When the mobile phone of Stevie Crawford rang late in the afternoon of Monday, May 12, he could never have guessed the significance of the contact.
The name “Robbie Neilson” flashed up on the screen and Crawford answered the call. Unknown to him, he was quite literally answering the call.
Neilson wanted him to become Hearts’ assistant coach. The club’s former right-back was only appointed head coach at Tynecastle hours earlier but instantly knew who he wanted by his side – his ex-Falkirk coaching partner. Crawford immediately set the wheels in motion for the move.
It is exactly that kind of clear, swift decision-making that Neilson will need if he is to succeed at Hearts. Any manager must have a trustworthy assistant who shares their philosophy on football and, in Crawford, Neilson identified a young, hungry coach with the ability to improve young players.
They coached briefly together at Falkirk last year during the transition between manager Steven Pressley’s exit and Gary Holt’s arrival to replace him. Those few weeks sowed the seeds for what would become the new Hearts management team, working under director of football Craig Levein.
“Within 24 hours of him getting the Hearts job, Robbie phoned me to say he knew I was the one he wanted to work alongside him. It was basically to sound me out to see if I would be interested,” Crawford told the Evening News. “He wanted to do it in the right manner and give Falkirk their place if I was interested. Craig then spoke to the chairman at Falkirk.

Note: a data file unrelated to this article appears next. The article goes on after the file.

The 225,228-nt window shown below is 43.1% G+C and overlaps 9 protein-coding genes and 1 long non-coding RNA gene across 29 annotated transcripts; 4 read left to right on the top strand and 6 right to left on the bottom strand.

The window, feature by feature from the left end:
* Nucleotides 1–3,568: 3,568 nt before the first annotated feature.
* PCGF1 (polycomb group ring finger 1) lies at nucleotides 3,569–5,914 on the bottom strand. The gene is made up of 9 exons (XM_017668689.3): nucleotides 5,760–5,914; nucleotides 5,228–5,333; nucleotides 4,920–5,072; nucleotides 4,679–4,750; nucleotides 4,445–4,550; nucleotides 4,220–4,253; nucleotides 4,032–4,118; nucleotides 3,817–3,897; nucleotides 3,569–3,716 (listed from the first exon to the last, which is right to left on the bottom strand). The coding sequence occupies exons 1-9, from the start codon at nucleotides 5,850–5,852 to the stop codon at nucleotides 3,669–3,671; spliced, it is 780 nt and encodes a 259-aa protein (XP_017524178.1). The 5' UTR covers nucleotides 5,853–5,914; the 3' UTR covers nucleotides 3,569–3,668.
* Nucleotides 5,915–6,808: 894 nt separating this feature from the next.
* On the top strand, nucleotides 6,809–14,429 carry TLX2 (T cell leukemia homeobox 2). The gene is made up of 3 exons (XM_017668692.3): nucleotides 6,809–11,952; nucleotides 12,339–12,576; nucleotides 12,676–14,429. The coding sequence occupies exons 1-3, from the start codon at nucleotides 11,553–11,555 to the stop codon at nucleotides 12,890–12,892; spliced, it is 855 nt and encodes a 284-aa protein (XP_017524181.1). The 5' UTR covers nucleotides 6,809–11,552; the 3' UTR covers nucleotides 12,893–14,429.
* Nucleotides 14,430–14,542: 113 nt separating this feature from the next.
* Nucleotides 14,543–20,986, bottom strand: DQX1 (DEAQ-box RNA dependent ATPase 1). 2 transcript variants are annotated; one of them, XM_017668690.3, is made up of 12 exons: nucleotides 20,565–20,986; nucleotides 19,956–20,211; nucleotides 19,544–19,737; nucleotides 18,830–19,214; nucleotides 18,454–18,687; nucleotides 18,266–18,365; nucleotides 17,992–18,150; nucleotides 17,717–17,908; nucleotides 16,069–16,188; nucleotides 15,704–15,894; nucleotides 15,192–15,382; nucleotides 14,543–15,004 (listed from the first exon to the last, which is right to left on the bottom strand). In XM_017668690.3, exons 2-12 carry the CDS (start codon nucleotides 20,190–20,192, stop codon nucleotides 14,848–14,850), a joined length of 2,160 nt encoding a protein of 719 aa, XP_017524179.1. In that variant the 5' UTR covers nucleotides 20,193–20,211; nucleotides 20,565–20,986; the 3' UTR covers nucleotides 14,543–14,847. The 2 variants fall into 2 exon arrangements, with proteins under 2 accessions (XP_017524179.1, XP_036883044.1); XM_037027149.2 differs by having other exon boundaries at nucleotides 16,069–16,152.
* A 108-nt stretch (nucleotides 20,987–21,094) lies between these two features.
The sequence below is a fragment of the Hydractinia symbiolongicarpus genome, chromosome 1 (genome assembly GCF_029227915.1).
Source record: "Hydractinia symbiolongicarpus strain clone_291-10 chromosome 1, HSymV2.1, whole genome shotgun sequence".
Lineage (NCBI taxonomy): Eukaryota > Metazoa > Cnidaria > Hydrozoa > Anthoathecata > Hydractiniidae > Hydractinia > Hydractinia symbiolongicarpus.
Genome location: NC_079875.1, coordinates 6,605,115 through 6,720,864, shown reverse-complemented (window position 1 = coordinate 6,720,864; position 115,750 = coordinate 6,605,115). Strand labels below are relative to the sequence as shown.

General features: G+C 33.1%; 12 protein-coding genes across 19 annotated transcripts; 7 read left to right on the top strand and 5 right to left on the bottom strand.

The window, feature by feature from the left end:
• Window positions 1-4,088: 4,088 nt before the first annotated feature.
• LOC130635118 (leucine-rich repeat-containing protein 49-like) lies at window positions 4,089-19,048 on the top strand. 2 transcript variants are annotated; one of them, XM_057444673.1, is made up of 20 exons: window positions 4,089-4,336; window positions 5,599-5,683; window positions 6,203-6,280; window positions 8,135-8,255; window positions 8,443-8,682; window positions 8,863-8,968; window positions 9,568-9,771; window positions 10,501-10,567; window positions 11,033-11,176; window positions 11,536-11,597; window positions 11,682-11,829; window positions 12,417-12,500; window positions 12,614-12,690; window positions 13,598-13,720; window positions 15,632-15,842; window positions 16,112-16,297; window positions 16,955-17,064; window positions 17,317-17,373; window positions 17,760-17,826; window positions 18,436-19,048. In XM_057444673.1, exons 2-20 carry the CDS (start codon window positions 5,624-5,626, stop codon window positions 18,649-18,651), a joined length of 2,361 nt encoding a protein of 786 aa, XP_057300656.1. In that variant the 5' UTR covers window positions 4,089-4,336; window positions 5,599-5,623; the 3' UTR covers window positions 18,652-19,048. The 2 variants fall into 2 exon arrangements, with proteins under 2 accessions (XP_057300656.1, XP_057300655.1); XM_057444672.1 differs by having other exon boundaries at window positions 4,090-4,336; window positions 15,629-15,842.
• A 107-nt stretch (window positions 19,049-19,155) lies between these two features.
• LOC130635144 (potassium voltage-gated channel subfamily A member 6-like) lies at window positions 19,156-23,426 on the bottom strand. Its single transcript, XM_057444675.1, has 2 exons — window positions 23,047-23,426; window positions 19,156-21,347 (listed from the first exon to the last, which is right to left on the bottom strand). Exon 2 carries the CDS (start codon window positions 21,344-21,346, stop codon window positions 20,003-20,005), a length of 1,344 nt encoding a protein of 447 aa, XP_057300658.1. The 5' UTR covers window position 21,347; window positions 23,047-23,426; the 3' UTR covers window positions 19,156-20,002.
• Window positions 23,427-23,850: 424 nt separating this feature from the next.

“When Robbie said he wanted me in at Hearts, one of the biggest clubs in Scotland, I was very keen to talk to him. We were still involved in play-off games at that time and I asked Gary Holt if there was any chance I could speak to Hearts. Gary was great with me and allowed me that opportunity. Once the play-offs were decided I went in to meet Craig and Robbie. I decided it was right for me so I went back to Falkirk to thank them for the three years I’d had there and said I’d be moving on.”
Neilson and Crawford don’t have a long history of friendship. It is simply the case that they share the same coaching principles. They shared many a pitch in the old SPL but never struck up any particular bond. “Having played against Robbie over the years when he played with Hearts, I knew him well enough to speak to after games but not as a really close friend,” continued Crawford. “When Robbie came to Falkirk and Steven and Neil MacFarlane went to Coventry, Robbie started to help me on the coaching side. We had five or six weeks together taking training before Gary Holt came in.
“He moved on at the end of that season but we both crossed paths again doing our youth coaching licences. It wasn’t a case of one of us definitely taking the other one with them if we got a managerial job. It was just that we enjoyed working together and had similar views on the game. I learned from working with Robbie defensively and he enjoyed the stuff I was doing with the attacking players.”